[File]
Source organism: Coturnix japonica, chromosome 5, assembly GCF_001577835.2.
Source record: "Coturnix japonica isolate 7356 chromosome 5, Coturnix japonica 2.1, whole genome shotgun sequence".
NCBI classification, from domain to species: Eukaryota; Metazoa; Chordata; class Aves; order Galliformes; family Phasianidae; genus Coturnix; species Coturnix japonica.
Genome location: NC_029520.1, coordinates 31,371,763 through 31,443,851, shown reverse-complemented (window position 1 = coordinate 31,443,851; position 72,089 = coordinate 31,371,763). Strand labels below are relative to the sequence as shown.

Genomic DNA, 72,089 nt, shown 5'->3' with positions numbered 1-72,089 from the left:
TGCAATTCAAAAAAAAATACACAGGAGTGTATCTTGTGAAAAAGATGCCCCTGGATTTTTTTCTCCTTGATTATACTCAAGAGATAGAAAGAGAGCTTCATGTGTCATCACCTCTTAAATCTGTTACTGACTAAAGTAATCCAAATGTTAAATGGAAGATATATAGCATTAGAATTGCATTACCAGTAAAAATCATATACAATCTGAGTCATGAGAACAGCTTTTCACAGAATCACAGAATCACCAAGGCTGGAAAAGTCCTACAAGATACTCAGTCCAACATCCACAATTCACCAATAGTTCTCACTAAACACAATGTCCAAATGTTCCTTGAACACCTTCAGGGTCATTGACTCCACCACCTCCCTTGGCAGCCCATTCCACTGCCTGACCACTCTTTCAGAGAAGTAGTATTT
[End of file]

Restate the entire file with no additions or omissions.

Source organism: Coturnix japonica, chromosome 5, assembly GCF_001577835.2.
Source record: "Coturnix japonica isolate 7356 chromosome 5, Coturnix japonica 2.1, whole genome shotgun sequence".
NCBI classification, from domain to species: Eukaryota; Metazoa; Chordata; class Aves; order Galliformes; family Phasianidae; genus Coturnix; species Coturnix japonica.
Genome location: NC_029520.1, coordinates 31,371,763 through 31,443,851, shown reverse-complemented (window position 1 = coordinate 31,443,851; position 72,089 = coordinate 31,371,763). Strand labels below are relative to the sequence as shown.

Genomic DNA, 72,089 nt, shown 5'->3' with positions numbered 1-72,089 from the left:
TGCAATTCAAAAAAAAATACACAGGAGTGTATCTTGTGAAAAAGATGCCCCTGGATTTTTTTCTCCTTGATTATACTCAAGAGATAGAAAGAGAGCTTCATGTGTCATCACCTCTTAAATCTGTTACTGACTAAAGTAATCCAAATGTTAAATGGAAGATATATAGCATTAGAATTGCATTACCAGTAAAAATCATATACAATCTGAGTCATGAGAACAGCTTTTCACAGAATCACAGAATCACCAAGGCTGGAAAAGTCCTACAAGATACTCAGTCCAACATCCACAATTCACCAATAGTTCTCACTAAACACAATGTCCAAATGTTCCTTGAACACCTTCAGGGTCATTGACTCCACCACCTCCCTTGGCAGCCCATTCCACTGCCTGACCACTCTTTCAGAGAAGTAGTATTT